EXCLUSIVE: Saudi-owned MBC Group to launch Persian TV channel this weekend

Updated 03 October 2018
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EXCLUSIVE: Saudi-owned MBC Group to launch Persian TV channel this weekend

  • New station to focus on youth and provide world-class entertainment in Farsi
  • MBC Persia will launch on Oct. 6, initially airing subtitled and dubbed dramas, comedies, talent-spotting shows and Hollywood and Bollywood films

LONDON: Middle Eastern broadcasting giant MBC Group is set to launch a Farsi TV channel this weekend, targeting a huge youth population in what is a competitive media market.
MBC Persia will launch on Oct. 6, initially airing subtitled and dubbed dramas, comedies, talent-spotting shows and Hollywood and Bollywood films.
Mazen Hayek, official spokesman of the Saudi-owned MBC Group, exclusively told Arab News that the broadcaster would start to make original productions for the general entertainment channel by the end of this year or early 2019.
“It’s in the pipeline,” he said. “We’re contemplating all possible genres of original content.”
A major target audience for the channel will be the youth, notably in Iran where the majority of the population is under 30. But Hayek said the channel would have broader regional appeal and that eventually it could be available to Farsi speakers in the US.
“We believe the youth represent an overwhelming majority among the region’s Farsi speakers,” he said. “The youth deserve to have an exceptional family entertainment channel to tune in to.”
But Hayek acknowledged it was a hugely competitive market, with dozens of Farsi channels broadcast from outside Iran the key competitors.
“The list of Persian-language TV channels is long, so the competition is established,” Hayek said.
“We will try to (use) our knowledge at MBC, our lead and expertise in producing content, and in acquiring the best content available, to give the young Farsi speakers an amazing experience.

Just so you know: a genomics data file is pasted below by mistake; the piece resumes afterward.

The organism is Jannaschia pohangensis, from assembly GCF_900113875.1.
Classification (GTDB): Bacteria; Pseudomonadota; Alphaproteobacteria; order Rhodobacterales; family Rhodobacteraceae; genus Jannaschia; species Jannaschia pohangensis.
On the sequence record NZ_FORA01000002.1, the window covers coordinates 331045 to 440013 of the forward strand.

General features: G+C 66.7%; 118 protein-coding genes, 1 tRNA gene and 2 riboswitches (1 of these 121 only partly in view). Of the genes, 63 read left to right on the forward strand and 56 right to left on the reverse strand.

“Our primary focus would be to compete with the strongest foreign-based TV channels.”
Hayek said the channel would not have a physical presence in Iran, but that he sees advertising revenues coming from elsewhere once the channel is established.
“Nothing will stop us from offering this amazing channel to Farsi-speakers, especially the youth,” he said.
“We hope that the success of the channel viewership-wise, ratings wise, will lead to subsequent commercial success.”
MBC Persia will be available via Yahsat and be complemented by digital platforms and social media channels.

MBC Group had a previous attempt to launch a Persian channel nearly a decade ago. The original channel has the same identity but a different content mix with no original programming and a reliance on subtitling Hollywood films into Farsi. The project was eventually shelved before it’s current revival. 


Fake News Watch: Beware! Lebanon’s water is polluted with … water

Updated 26 March 2019
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Fake News Watch: Beware! Lebanon’s water is polluted with … water

  • A weekly round-up of bogus reports and phony facts in the mainstream and social media.

1 Fears flow over dihydrogen monoxide — aka “water” 

A deadly pollutant in Lebanon’s spring waters has been detected, according to social media rumors.

But the toxin in question — the scary-sounding “dihydrogen monoxide” — is in fact … water.

The chemical term is technically correct, though rarely used in common conversation, and has often been used in parodies, or to evoke fear in the minds of people.

Such was the case in the Middle East recently, after the South Lebanon Water Establishment recently moved to deny social-media rumors claiming spring waters are polluted with the compound.

“Some are circulating on social media a report attributed to the establishment saying that spring waters are polluted with dihydrogen monoxide — which is another unfamiliar chemical name for water,” the organization was quoted as saying by Lebanese media.

“The establishment denies what is being circulated regarding the alleged pollution or its claimed consequences,” it said in a statement quoted by An-Nahar newspaper. 

It described the rumors as a “silly joke” that will “not pass and will be prosecuted lawfully.”

 

2 France denies suspending visas for Algerians 

The French Embassy in Algeria has denied reports claiming that visa applications for Algerian citizens have been suspended in Algiers.

A statement by the embassy said: “Recently, false and strange information has been circulated, which the consul general of France in Algeria has completely denied.”

The statement, cited by Al-Ahram newspaper, described the reports as “false allegations,” adding that consulates across Algeria have not suspended issuing visas. 

 

3 Truth about Egypt student ‘disappearance’

A deputy head at a branch of Azhar University in Egypt has denied rumors claiming that a female student at the college has disappeared.

Osama Abdel Raouf said in statements quoted by Youm7 newspaper that they have contacted the college student’s family and that they confirmed she did not disappear. 

He added: “All the names and numbers of female students on campus have been reviewed and no absence cases have been registered.”

Abdel Raouf warned students of engaging in circulating such rumors, saying that those who will do so will be “immediately dismissed” from campus.